Thursday, 22 May 2008
A Model Shepherdess
There was a man loved a woman as happens time out of mind. The woman didn't know. She grew up on a farm with dogs and sheep and goats and pigs and a cat. He worked on the farm helping out. When she was a teenager, she was a shepherdess taking the sheep out to the pasture and bringing them home in the evening. He would bid her farewell in the morning and greet her kindly in the evening. They ate together at her parents' table and exchanged pleasantries and all the time, she grew tall and willowy and beautiful. On it went like this, until, one morning she left a note to her parents and took off to the city.
Because she was tall, willowy and beautiful, she became a fashion model. She took off some more - all over the world and earning so much she could have bought her father's farm a hundred times over and had change for a brace of castles. Still the man stayed at her father's farm. He took the sheep out now and thought of her still; and loved her still. That's true love you see, distance cannot kill it, presence nor absence cannot kill it. It persists like lichen on stones, like salt in the sea, like insects in summer.
So Bonny - that was the woman's name for she was bonny - she lived in a grand house and had the best of everything. But it turned out that her accountant was not nearly as grateful for helping her to have the best of everything. He took all her money and went on a permanent South American holiday. So poor Bonny had nothing and being tall, willowy and beautiful but at least five years older than she had been, the fashion was not to use her as a model any more. She tried to do other things, but nothing worked and she ended by coming home to her father's farm. She felt as though she had failed utterly and had nobody to care if she lived or died.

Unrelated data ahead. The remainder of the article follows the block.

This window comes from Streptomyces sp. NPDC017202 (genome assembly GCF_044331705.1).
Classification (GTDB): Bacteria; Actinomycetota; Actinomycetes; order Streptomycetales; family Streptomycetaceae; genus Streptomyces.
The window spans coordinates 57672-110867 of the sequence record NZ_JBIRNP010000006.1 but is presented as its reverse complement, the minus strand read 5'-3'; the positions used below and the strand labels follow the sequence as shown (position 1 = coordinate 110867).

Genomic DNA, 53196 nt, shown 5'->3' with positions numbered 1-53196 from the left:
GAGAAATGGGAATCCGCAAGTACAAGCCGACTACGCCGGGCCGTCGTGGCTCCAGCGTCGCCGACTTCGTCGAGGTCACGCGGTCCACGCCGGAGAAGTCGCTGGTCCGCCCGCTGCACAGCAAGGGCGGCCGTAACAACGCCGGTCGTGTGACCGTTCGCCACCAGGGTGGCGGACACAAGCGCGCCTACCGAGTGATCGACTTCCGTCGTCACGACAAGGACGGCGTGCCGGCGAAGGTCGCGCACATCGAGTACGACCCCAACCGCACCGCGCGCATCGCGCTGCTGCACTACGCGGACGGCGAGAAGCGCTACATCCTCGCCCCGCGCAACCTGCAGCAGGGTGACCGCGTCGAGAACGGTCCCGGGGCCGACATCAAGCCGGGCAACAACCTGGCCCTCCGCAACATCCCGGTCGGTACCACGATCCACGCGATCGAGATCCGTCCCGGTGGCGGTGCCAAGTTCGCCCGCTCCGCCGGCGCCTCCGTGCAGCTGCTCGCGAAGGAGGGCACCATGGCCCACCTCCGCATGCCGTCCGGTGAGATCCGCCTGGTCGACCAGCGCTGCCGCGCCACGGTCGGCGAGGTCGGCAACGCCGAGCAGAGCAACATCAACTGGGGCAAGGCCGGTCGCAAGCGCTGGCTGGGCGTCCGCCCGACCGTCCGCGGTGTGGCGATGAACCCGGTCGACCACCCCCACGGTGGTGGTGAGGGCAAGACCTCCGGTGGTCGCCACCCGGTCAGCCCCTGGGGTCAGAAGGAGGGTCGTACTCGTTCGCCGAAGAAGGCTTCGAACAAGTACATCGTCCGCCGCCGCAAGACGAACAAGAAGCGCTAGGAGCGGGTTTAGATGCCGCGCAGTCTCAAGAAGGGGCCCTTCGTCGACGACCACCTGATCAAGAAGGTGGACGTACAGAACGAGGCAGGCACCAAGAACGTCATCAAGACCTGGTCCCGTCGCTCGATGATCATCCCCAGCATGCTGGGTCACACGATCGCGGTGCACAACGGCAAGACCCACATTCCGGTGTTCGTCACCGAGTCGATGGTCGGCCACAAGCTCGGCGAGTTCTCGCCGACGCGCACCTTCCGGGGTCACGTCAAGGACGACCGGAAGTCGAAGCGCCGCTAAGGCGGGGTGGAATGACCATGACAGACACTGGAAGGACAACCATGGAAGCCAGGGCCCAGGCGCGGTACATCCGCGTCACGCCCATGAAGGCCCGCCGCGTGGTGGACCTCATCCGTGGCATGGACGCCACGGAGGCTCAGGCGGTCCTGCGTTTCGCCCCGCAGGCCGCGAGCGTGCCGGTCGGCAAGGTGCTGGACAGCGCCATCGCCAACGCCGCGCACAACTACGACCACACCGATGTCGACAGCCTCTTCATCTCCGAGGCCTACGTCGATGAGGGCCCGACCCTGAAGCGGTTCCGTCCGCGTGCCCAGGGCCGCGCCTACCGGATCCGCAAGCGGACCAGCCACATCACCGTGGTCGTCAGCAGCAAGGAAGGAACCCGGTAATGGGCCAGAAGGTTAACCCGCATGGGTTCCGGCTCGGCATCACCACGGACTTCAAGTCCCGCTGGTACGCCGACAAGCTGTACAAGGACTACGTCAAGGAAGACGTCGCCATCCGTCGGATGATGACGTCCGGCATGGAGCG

When she arrived at the farm, her father's farmhand stood at the barn - also five years older and greeted her kindly as he always had when she came home. She mumbled something in return, her head bowed and rushed in to see her parents. The man perceived her sorrow and after supper he told her,
"There was once a little girl and she thought nobody loved her. But when she went into the barn, she discovered how wrong she was."
Then he placed his warm, rough hand against her smooth face and smiled gently. She gazed into his eyes and seemed to see the whole world there. He went out to put the pigs and the goats and the sheep to bed. Bonny took her shawl and went out to the barn and there she found, where the farmhand slept - an old box. On top of the box was a somewhat rusty old window shutter that had come from her room when she was little. Against the shutter, an illustration from a fashion magazine of a tall, willowy beauty. Beside it a horseshoe she had given him when she was nine to show that they were friends. Before all these were three carved stone sheep just like the ones she used to shepherd up to the pasture.
She sat before them and quietly wept for a while. Then she got up and went into the farmhouse. The farmhand put the pigs to bed and wished them goodnight. He put the goats to bed and bid them sleep well. He lingered a little over the sheep, remembering the young girl who took them out to the pasture and he sighed. He made the sheep comfortable, wished them sweet dreams and goodnight and went off to the barn.
He found Bonny waiting for him and smiled to see her lovely face. She put her arms about his neck and kissed him. He held her tenderly and felt as if all the best of the world were in his arms.
They were married the very next month and Bonny forgot her modelling and became a farmer, with a husband who loved her. Every morning she would take the sheep up to the pasture and he would kiss her farewell. Every evening she would bring them safely home and he would kiss her in greeting.